A macaron war between a food blogger and Kensington bakery hit headlines recently, over the issue of bloggers getting product for free.

The controversy broke out after food blogger Mehreen A of Wrap Your Lips Around This, visited Patisserie Anges De Sucre, to write a review. Upon arrival she was reportedly offered a cup of tea and eight macarons - which proved not enough. She proceeded to purchase a selection of goods and post negative comments on Twitter and Instagram.

She wrote on her blog: “It went like this – I got to the bakery and introduced myself with the usual ‘Hey I’m Mehreen, I’ve been invited to review’. On this occasion the member of staff wasn’t aware that I’d been invited in, but offered to give me a tea/coffee and a selection box of eight macarons and marshmallows.

“I have a sweet tooth, but I don’t do eight hours of work for an eight-piece selection box of macarons and marshmallows. Writing is notoriously badly paid and photography suffers the same, but I value what I produce as worth more than that.”

Reshmi Bennett, founder of the Anges de Sucre bakery, posted her own blog in response: “It’s a lot more than we would deem appropriate to give out for free for a review (especially considering how insignificant this particular blog is).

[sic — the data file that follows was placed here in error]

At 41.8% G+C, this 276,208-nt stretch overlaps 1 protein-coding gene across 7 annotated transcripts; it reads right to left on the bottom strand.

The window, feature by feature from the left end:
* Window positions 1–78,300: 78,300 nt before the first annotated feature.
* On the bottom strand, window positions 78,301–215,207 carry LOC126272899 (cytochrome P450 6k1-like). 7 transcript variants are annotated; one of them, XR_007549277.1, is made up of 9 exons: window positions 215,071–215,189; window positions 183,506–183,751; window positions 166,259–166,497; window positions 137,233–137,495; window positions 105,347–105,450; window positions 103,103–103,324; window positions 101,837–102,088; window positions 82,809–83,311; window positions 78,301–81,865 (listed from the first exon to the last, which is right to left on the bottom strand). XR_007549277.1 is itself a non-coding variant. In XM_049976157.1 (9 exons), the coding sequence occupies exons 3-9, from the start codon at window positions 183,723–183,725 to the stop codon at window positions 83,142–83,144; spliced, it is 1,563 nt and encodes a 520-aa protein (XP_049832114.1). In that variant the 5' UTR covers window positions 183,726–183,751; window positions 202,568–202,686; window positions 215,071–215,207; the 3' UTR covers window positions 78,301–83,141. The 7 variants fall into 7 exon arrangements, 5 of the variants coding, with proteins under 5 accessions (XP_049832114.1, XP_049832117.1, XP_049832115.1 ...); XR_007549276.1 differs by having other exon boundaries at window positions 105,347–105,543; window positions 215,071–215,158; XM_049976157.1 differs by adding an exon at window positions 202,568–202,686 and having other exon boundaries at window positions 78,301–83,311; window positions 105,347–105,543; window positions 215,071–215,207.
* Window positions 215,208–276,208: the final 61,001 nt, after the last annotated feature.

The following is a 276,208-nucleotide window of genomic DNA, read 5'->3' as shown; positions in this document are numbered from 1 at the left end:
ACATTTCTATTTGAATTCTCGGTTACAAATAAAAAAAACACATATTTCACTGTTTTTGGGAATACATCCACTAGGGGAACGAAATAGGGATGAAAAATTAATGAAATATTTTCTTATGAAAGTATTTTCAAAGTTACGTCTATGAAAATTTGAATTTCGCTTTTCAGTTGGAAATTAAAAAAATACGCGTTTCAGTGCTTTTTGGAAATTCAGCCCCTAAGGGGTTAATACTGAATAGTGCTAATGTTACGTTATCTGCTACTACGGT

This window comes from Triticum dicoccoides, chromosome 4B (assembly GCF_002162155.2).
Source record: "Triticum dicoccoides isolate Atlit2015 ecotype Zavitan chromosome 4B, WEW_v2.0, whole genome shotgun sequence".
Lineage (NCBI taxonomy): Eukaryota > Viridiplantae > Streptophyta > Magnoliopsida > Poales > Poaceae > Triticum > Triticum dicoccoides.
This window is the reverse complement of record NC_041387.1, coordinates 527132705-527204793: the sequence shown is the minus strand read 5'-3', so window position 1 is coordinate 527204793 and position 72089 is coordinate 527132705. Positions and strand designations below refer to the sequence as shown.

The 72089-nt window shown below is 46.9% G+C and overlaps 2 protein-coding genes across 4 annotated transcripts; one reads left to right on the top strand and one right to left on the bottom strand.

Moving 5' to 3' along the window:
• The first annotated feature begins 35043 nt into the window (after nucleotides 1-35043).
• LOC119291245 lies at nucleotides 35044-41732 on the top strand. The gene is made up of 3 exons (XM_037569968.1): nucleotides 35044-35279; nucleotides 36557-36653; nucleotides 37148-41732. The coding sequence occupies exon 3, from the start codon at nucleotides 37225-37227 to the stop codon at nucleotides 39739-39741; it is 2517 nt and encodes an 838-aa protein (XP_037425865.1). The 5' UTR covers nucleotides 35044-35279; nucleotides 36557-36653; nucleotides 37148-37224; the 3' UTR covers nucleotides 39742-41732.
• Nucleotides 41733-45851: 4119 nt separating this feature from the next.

“The blogger seemed shocked that she wasn’t getting all of that stuff for free, a real cringe ‘OMG-don’t-you-know-who-I-am?’ moment, and told our staff that regardless of whether she bought anything or not, she would be reviewing the shop, further insinuating that if we didn’t hand over all that stuff she’d be giving us bad reviews.”

While both parties offended each other, it brings up the issue on blogger reviews. A good review on a good blog can do wonders for business. Review site Trip Advisor contains over 200 million ‘unbiased’ traveller reviews. But this is a classic example of when it all goes wrong.

The issue picked up ample pace on social media, with the hashtag #BloggerBlackmail spreading like wildfire.

My main comment on #bloggerblackmail : everything that’s wrong with bloggers and freebies is in her justification http://t.co/viqefDoYiS

— Jay Rayner (@jayrayner1) August 17, 2015

If I tell a hairdresser that I’m going to write a review of their work, is my haircut free? Of course not! #bloggerblackmail

— Grainne o Keefe (@Grainne43) August 17, 2015

Blogging can be mutually beneficial to businesses and bloggers. Communicate and be professional. Period. #bloggerblackmail

— Arnebya Herndon (@arnebya) August 17, 2015

I don’t agree with EITHER side of the #BloggerBlackMail story- as both parties are in the wrong in one way or another.

— Amy Jane (@heyamyjane) August 17, 2015
  • We want to know your thoughts. Have you had any similar experiences online? Do you think bloggers should be rewarded or paid in your product? Get in touch, email bb@wrbm.com